Windows Time service provides computer clock synchronization for domain clients and domain controllers. This is especially important on client computers running Windows/XP/.NET and domain controllers since all of them rely on authentication procedure that use Kerberos V5 protocol, which by default requires clock synchronization with a delta of 5 minutes. The service operation is defined by registry settings located in the HKLM\SYSTEM\CurrentControlSet\Services\W32Time key. (This key will be the reference for all registry values mentioned in this section.)
Domain clients running Windows XP/.NET will automatically synchronize their clocks with the PDC Emulator time upon their startup and authentication in the domain. A domain's PDC Emulator, in turn, synchronizes its clock with the clock of the PDC Emulator of a parent or forest root domain. The forest root domain's PDC Emulator should synchronize its clock with an external timeserver(s) or you can leave it "as is".
To specify an external timeserver, use the net time /SETSNTP: timeSrvName command. On Windows .NET DCs, you can also use the command
C:\>w32tm /config /manualpeerlist: timeSrvName /update
By default, all computers running Windows XP/.NET use the time.windows.com site as the timeserver.
On a Windows .NET DC, to disable synchronization with an external timeserver, you may set the registry value Parameters\Type to Nosync, clear the Parameters\NtpServer value, and stop the NTP Client by setting the TimeProviders\NtpClient\Enabled value to zero). On a Windows 2000 DC, you may use the following command:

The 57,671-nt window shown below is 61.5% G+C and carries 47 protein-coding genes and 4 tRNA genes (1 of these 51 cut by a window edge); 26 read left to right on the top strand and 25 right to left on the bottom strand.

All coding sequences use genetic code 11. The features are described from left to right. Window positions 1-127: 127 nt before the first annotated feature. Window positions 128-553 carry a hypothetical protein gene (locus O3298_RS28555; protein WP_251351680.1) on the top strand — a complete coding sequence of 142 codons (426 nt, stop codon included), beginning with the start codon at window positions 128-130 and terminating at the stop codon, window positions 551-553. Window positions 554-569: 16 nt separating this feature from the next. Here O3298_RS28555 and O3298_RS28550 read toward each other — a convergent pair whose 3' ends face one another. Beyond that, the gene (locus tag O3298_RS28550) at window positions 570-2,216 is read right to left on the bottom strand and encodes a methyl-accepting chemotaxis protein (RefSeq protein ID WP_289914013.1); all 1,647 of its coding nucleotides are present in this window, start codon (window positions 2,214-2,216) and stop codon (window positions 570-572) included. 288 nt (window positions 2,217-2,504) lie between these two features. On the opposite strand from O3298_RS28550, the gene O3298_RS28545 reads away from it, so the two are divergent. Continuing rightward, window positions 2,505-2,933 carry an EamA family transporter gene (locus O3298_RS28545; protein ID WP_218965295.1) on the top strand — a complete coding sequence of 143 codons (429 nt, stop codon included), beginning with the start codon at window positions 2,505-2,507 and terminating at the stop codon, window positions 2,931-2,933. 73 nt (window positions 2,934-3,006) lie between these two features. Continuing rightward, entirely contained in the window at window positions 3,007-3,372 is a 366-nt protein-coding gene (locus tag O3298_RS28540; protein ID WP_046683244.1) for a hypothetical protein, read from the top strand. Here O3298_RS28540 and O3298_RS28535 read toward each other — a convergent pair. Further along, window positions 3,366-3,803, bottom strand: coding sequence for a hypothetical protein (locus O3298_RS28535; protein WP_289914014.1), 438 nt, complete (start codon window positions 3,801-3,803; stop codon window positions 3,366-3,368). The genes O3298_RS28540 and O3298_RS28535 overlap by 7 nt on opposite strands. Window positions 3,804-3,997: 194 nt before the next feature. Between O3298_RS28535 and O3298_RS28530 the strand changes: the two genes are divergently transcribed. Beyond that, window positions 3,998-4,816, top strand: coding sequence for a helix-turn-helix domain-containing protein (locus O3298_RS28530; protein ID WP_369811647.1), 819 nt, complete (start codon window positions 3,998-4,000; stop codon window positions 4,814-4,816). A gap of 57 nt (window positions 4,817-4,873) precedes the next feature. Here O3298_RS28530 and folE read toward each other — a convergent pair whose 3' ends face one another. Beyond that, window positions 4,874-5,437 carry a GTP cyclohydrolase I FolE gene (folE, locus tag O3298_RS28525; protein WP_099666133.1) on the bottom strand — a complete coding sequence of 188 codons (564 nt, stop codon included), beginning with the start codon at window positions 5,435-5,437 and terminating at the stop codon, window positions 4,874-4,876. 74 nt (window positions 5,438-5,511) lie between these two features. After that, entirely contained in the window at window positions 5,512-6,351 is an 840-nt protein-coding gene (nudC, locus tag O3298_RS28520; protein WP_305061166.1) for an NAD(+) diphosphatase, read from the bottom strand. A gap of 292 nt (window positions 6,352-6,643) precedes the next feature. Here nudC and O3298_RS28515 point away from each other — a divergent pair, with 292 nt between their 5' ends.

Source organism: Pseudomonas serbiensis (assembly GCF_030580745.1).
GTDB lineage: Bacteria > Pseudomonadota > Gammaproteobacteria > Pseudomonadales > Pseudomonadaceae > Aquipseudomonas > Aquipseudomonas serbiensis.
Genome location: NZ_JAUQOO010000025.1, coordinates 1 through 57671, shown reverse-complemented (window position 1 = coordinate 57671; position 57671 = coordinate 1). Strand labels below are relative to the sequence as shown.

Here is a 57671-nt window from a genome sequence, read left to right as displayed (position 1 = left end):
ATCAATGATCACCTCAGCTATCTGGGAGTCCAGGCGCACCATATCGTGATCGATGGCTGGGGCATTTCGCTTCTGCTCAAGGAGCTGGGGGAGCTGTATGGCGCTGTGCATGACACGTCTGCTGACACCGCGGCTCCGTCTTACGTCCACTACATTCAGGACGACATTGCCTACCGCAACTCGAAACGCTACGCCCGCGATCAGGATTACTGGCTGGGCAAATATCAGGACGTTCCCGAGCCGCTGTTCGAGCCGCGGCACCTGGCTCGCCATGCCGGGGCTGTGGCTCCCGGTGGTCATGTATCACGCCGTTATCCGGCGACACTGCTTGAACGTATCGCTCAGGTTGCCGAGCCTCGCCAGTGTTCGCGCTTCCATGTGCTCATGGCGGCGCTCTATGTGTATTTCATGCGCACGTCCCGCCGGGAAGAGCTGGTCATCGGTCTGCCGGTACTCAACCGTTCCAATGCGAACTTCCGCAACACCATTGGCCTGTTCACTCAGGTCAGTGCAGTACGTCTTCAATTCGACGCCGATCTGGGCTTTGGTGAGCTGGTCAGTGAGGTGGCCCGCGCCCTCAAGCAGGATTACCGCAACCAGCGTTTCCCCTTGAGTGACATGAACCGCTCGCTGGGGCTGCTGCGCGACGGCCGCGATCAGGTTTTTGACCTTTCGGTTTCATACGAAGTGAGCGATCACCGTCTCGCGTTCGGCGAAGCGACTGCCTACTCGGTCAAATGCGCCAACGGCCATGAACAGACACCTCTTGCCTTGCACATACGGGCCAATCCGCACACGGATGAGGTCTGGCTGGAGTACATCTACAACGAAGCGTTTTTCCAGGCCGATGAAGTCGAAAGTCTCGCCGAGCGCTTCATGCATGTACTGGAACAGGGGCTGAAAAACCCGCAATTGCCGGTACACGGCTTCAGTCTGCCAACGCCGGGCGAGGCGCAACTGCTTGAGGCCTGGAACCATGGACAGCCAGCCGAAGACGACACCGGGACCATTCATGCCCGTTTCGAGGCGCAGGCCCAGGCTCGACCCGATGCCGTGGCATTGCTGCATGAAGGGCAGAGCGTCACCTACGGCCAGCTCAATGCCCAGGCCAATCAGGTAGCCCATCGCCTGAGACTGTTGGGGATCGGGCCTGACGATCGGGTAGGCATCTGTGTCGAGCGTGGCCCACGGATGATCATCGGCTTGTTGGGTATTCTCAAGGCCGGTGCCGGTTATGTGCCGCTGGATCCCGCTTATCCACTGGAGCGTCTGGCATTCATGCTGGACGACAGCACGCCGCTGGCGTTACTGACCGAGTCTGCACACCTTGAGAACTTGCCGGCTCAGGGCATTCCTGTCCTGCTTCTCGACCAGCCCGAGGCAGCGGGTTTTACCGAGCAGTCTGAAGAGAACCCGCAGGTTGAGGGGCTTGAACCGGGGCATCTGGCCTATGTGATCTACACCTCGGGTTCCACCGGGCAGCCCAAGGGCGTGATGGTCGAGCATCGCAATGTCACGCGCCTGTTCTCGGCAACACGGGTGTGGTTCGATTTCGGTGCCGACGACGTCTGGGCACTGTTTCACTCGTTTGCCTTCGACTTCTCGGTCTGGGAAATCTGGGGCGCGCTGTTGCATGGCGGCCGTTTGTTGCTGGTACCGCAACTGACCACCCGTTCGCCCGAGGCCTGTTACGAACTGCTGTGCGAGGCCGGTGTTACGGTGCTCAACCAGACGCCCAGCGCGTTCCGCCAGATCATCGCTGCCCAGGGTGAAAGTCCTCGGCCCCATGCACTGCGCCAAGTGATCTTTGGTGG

C:\>net time /SETSNTP:w2kdc2.w2k.dom,
where w2kdc2.w2k.dom is the PDC Emulator name.
Each time you change the settings of the Windows Time service, restart it by using the Service snap-in or from the command prompt (with the net stop w32time and net start w32time commands).
When a client running Windows XP/.NET joins a domain, the Parameters\Type value is automatically changed from default NTP to NT5DS. The same change is performed on Windows .NET servers when they are promoted to domain controllers. On clients and domain controllers running Windows 2000, you may either manually set the Parameters\Type value or use the net time /SETSNTP command.
On computers running Windows XP/.NET, the following sample command allows you to view the timeserver (marked as PDC) as well as the time offsets for computers in the net.dom domain (if this parameter is omitted, the current domain is tested):
C:\>w32tm /monitor /domain:net.dom netdc1.net.dom *** PDC *** [192.168.1.2]: ICMP: 0ms delay. NTP: +0.0000000s offset from netdc1.net.dom RefID: 'LOCL' [184.108.40.206] netdc4.net.dom [192.168.1.103]: ICMP: 0ms delay. NTP: -0.0100835s offset from netdc1.net.dom RefID: netdc1.net.dom [192.168.1.2]